Figure 18: How direction information is conveyed by the waggle run in A. dorsata. © 2016 Z. Y. Tan
A. dorsata has a widespread distribution throughout southern Asia (fig. 2).
|Figure 2: Global distribution of A. dorsata. (with permission)Data & Map: Discover Life|
|Figure 3: Local distribution of A. dorsata.|
Data: NUS Bee Lab
8. Taxonomy & Systematics
Data from ITIS
8.2. Type Information
Type locality: India orientali
Type sex: Worker
Type repository: Natural History Museum of Denmark – Zoological Museum
The phylogeny of the honey bees, through molecular, behavioural, and morphological data, has come to a consensus that the genus Apis is separated into three subgenera: Micrapis, Megapis & Apis. In figure 19, major clades were supported with high bootstrap values (fig. 19). It can be seen that open nesting is a more plausible basal character trait than cavity nesting. Cavity nesting being lost twice during evolution leading to the open nesting honey bees is less probable than cavity nesting being derived once.
Although much studies have been done on Apis in general, there have been no comprehensive morphometric or DNA studies conducted on giant honey bees. Thus, species status within Megapis are suggestive.
Fig 19: Bootstrap 50% majority-rule consensus tree of six equally parsimonious trees, from ND2 sequence data (361 steps, CI = 0.726, RI = 0.832). Bootstrap frequencies (2000 replicates) are indicated for each node.Adapted from Arias & Sheppard (2005)
In the subgenus Megapis, the widely debated argument would be the species status of A. laboriosa (author’s opinion; A. d. laboriosa would be used if regarded as subspecies) that is distinct from A. dorsata. Apis laboriosa, the Himalayan honey bee, is only found above 1500m in the Himalayas. It is obvious why many taxonomists do not recognize A. laboriosa as a species on its own (fig. 20). Other than the slight difference in overall size and the colour of the hair on the scutum, the two species of giant honey bees are morphologically similar 24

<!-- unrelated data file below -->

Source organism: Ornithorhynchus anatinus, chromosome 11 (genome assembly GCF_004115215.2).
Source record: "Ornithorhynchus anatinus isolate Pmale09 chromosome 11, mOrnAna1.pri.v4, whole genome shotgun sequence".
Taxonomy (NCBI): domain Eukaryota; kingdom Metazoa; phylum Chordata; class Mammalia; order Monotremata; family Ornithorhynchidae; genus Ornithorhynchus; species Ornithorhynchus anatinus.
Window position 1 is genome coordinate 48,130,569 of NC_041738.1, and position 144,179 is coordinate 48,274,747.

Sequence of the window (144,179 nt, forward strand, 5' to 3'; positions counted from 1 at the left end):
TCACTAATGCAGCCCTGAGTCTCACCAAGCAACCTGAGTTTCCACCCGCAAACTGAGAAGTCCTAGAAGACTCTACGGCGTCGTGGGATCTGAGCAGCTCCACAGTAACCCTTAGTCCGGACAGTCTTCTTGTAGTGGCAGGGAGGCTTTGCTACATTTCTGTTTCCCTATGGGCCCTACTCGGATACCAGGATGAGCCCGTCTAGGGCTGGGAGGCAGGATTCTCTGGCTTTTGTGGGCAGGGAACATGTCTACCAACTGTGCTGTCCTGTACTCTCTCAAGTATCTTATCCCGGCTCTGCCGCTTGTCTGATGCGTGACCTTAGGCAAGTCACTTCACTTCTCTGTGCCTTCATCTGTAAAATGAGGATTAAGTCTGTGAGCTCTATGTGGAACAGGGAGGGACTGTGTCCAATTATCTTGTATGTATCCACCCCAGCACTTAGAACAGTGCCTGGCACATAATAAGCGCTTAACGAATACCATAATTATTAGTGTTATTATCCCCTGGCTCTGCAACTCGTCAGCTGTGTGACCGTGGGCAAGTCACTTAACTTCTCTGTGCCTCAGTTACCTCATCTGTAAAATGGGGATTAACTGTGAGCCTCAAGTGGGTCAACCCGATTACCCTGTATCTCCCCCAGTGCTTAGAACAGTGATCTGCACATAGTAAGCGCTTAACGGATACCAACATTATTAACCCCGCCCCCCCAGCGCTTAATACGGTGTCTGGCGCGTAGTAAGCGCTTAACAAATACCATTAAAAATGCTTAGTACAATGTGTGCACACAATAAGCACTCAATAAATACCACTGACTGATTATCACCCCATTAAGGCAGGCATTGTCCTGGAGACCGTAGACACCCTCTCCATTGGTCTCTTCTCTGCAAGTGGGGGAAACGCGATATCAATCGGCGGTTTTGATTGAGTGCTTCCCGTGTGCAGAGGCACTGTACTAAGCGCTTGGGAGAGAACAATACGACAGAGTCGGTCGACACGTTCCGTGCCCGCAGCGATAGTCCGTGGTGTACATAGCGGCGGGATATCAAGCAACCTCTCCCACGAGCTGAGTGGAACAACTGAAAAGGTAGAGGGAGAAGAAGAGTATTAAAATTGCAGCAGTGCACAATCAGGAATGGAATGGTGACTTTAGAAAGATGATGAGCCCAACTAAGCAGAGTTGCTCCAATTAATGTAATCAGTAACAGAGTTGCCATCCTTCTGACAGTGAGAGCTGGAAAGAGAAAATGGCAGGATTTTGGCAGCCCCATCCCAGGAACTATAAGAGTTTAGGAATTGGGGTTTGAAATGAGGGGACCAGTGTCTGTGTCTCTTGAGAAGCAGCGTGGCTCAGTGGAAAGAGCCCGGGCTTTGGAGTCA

Figure 20: Comparison between A. dorsata (left) and A. laboriosa (right). © 2016 Z. Y. Tan
There are many evidence suggesting species status of A. laboriosa:
1) Difference in time of mating flight – A. laboriosa takes flight between 12:30 and 14:3025 while A. dorsata takes flight just after dusk 26 27 .
2) Difference in dance language – waggle run of A. dorsata is accompanied with wing buzz sounds while A. laboriosa does not28 .
3) There is a significant difference (10.6-11.5%) in DNA sequences of the two species29 .
4) In figure 19, samples of A. laboriosa form a unique well-defined cluster with high bootstrap value.
However, species status of A. laboriosa is still extensively discussed and more observations or DNA work studies have to be done.
As previously mentioned that species status are suggestive, below are two widely recognised subspecies of A. dorsata:
Figure 21: Side view of A. d. binghami. © 2016 Z. Y. Tan
Figure 21: Side view of A. d. breviligula. © 2016 Z. Y. Tan
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This page was authored by Tan Zheng Yang
Last curated on 2016